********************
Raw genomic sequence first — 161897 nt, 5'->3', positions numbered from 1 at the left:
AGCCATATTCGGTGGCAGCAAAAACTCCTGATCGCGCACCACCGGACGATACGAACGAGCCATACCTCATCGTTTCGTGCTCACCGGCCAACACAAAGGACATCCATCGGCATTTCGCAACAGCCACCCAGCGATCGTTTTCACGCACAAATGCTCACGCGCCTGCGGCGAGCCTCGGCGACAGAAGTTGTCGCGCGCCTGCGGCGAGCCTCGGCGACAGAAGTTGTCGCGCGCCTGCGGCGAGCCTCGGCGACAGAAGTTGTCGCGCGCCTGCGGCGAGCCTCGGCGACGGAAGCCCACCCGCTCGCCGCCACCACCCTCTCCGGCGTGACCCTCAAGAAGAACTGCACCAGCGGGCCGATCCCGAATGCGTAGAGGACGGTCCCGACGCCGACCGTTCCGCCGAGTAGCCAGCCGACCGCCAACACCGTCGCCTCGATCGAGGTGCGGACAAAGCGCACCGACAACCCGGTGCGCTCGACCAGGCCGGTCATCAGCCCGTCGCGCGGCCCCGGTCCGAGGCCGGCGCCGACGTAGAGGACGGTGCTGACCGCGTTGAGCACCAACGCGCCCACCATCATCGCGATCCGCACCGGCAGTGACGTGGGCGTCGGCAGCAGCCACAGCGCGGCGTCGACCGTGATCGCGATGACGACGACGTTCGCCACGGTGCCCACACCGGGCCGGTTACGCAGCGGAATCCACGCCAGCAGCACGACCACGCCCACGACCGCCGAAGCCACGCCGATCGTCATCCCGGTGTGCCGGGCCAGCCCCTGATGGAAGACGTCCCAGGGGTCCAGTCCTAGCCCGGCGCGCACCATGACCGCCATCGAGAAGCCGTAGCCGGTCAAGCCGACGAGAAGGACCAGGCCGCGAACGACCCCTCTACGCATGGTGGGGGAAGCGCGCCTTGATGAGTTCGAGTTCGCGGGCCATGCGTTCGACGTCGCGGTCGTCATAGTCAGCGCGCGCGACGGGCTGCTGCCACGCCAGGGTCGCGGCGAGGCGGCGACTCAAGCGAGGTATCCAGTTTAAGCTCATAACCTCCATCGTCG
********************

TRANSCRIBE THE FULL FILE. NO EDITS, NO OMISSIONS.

Raw genomic sequence first — 161897 nt, 5'->3', positions numbered from 1 at the left:
AGCCATATTCGGTGGCAGCAAAAACTCCTGATCGCGCACCACCGGACGATACGAACGAGCCATACCTCATCGTTTCGTGCTCACCGGCCAACACAAAGGACATCCATCGGCATTTCGCAACAGCCACCCAGCGATCGTTTTCACGCACAAATGCTCACGCGCCTGCGGCGAGCCTCGGCGACAGAAGTTGTCGCGCGCCTGCGGCGAGCCTCGGCGACAGAAGTTGTCGCGCGCCTGCGGCGAGCCTCGGCGACAGAAGTTGTCGCGCGCCTGCGGCGAGCCTCGGCGACGGAAGCCCACCCGCTCGCCGCCACCACCCTCTCCGGCGTGACCCTCAAGAAGAACTGCACCAGCGGGCCGATCCCGAATGCGTAGAGGACGGTCCCGACGCCGACCGTTCCGCCGAGTAGCCAGCCGACCGCCAACACCGTCGCCTCGATCGAGGTGCGGACAAAGCGCACCGACAACCCGGTGCGCTCGACCAGGCCGGTCATCAGCCCGTCGCGCGGCCCCGGTCCGAGGCCGGCGCCGACGTAGAGGACGGTGCTGACCGCGTTGAGCACCAACGCGCCCACCATCATCGCGATCCGCACCGGCAGTGACGTGGGCGTCGGCAGCAGCCACAGCGCGGCGTCGACCGTGATCGCGATGACGACGACGTTCGCCACGGTGCCCACACCGGGCCGGTTACGCAGCGGAATCCACGCCAGCAGCACGACCACGCCCACGACCGCCGAAGCCACGCCGATCGTCATCCCGGTGTGCCGGGCCAGCCCCTGATGGAAGACGTCCCAGGGGTCCAGTCCTAGCCCGGCGCGCACCATGACCGCCATCGAGAAGCCGTAGCCGGTCAAGCCGACGAGAAGGACCAGGCCGCGAACGACCCCTCTACGCATGGTGGGGGAAGCGCGCCTTGATGAGTTCGAGTTCGCGGGCCATGCGTTCGACGTCGCGGTCGTCATAGTCAGCGCGCGCGACGGGCTGCTGCCACGCCAGGGTCGCGGCGAGGCGGCGACTCAAGCGAGGTATCCAGTTTAAGCTCATAACCTCCATCGTCG